Trump attacks retirement accounts for people who don’t have them

He just killed President Obama’s protections for municipal retirement accounts.

President Trump after signing a bill related to NASA’s budget on March 21. CREDIT: AP Photo/Evan Vucci
President Trump after signing a bill related to NASA’s budget on March 21. CREDIT: AP Photo/Evan Vucci

President Trump just resurrected a barrier to setting up retirement accounts for the large share of American workers who don’t have them.

A third of Americans in the private sector don’t have access to any kind of retirement account. That stands in stark contrast with public sector workers, 90 percent of whom have access to a retirement plan. It’s those who make the least, and who will most need help saving up for a comfortable old age, who are least likely to have a retirement plan at work. People of color are also less likely than white people to be enrolled in 401(k)s.

In response to this looming problem, state and local governments have started setting up auto-IRA savings accounts for private sector workers. Unless a worker opted out, he would get automatically enrolled in such an account, allowing him to save some of his money for retirement.

But there was a question as to whether these accounts ran afoul of federal law. So in August of last year, President Obama finalized a rule that cleared the way for the establishment of these plans and clarified that they wouldn’t conflict with strict rules that apply to pension and retirement plans. That allowed cities and states to move forward.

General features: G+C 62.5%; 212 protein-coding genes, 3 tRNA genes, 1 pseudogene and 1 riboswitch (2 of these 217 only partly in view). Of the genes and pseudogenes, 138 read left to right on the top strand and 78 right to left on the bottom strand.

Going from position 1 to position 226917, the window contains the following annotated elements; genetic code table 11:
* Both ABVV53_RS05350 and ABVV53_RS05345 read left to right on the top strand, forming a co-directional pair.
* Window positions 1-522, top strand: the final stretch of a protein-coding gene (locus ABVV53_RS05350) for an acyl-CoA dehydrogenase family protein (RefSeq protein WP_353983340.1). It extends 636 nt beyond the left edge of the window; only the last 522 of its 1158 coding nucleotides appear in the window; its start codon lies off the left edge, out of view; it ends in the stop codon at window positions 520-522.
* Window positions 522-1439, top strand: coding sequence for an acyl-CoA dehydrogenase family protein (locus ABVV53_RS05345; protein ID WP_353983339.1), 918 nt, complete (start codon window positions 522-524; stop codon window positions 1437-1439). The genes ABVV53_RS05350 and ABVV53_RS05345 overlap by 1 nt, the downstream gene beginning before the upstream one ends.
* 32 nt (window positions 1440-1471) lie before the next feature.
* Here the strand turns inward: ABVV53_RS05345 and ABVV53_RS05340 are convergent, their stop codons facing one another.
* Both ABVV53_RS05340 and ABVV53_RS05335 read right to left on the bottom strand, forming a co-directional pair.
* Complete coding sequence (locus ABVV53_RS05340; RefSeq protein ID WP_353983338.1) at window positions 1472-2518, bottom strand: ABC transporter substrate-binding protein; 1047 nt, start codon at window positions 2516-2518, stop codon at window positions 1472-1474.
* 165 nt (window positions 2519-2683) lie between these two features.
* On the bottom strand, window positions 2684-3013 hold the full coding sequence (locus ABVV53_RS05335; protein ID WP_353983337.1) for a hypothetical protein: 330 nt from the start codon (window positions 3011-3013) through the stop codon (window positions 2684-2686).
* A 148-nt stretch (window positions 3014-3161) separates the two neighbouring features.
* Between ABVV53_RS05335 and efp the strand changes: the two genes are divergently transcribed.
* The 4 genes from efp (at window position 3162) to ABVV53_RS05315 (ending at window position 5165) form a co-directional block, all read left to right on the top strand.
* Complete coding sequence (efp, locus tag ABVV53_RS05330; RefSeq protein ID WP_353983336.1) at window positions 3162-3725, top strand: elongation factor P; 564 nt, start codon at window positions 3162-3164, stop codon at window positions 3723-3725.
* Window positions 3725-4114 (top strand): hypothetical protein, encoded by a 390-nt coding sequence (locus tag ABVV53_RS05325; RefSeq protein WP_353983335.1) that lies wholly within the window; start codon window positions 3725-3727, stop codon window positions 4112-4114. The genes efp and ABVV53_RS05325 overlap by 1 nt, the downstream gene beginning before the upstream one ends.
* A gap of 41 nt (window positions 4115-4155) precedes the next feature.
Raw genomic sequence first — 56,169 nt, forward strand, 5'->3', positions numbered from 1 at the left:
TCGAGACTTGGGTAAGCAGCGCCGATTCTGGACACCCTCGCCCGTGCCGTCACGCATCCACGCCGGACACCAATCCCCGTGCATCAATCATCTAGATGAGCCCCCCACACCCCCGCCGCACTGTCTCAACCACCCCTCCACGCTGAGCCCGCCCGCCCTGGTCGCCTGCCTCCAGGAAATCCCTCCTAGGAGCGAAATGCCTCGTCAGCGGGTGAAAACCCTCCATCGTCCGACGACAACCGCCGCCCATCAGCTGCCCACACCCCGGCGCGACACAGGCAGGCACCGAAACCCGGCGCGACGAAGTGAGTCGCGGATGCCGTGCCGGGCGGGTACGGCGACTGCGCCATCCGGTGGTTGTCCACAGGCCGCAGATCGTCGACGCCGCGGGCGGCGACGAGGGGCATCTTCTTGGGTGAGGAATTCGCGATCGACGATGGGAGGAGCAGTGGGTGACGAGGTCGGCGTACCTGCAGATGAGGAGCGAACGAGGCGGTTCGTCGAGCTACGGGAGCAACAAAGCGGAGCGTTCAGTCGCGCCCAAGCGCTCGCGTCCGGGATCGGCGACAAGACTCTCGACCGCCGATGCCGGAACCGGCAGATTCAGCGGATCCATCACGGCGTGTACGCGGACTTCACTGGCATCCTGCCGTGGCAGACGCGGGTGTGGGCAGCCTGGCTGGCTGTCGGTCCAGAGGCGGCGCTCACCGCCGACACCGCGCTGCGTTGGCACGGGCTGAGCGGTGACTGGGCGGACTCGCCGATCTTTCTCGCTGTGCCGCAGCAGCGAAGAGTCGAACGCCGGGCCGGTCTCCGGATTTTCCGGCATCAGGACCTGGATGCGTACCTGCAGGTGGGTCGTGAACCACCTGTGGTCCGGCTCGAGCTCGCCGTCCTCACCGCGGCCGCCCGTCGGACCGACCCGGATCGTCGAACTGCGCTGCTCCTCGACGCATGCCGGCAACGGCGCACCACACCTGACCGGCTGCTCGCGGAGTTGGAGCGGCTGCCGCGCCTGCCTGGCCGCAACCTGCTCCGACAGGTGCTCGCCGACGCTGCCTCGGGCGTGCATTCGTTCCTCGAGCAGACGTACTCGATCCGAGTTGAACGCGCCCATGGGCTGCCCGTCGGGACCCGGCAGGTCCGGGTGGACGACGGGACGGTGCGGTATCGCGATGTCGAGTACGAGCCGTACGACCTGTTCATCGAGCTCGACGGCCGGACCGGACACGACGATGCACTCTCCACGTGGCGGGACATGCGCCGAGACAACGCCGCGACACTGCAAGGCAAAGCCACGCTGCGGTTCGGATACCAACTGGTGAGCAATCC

Under the Congressional Review Act, Congress recently voted to undo Obama’s protections for cities and counties that set up these accounts. On Thursday, Trump put his signature on it, making it official. A rollback of the protection for state plans could follow, although a number of states are pushing back.

It’s not the first action Trump has taken that could make retirement more precarious. In February, he issued an executive order instructing the Department of Labor to consider revising or rescinding the so-called fiduciary duty rule, which requires retirement advisers to act in their clients’ best interests rather than steering clients into products that enrich themselves. Then, earlier this month, the DOL officially delayed the rule, which was supposed to go into effect in April, by 60 days.

While there are a number of steps the administration would have to take to get rid of the rule altogether, Trump’s actions indicate that he’s interested in changing, if not repealing, it. Americans lose an estimated $17 billion a year to the conflicted advice that’s still permissible without the rule in effect.

Trump also promised to protect Social Security on the campaign trail, which provides the majority of cash income for 61 percent of elderly beneficiaries. But Republicans are now considering eliminating the payroll tax that funds Social Security as part of their tax overhaul, putting its entire funding structure into question, while Trump’s budget chief hopes to convince him to reform the program.

Americans can little afford to have their retirements become even more risky. About a third of working age people have less than $1,000 saved in a retirement account; there’s a $6.6 trillion gap between what Americans should have saved up compared to what they actually have stored away.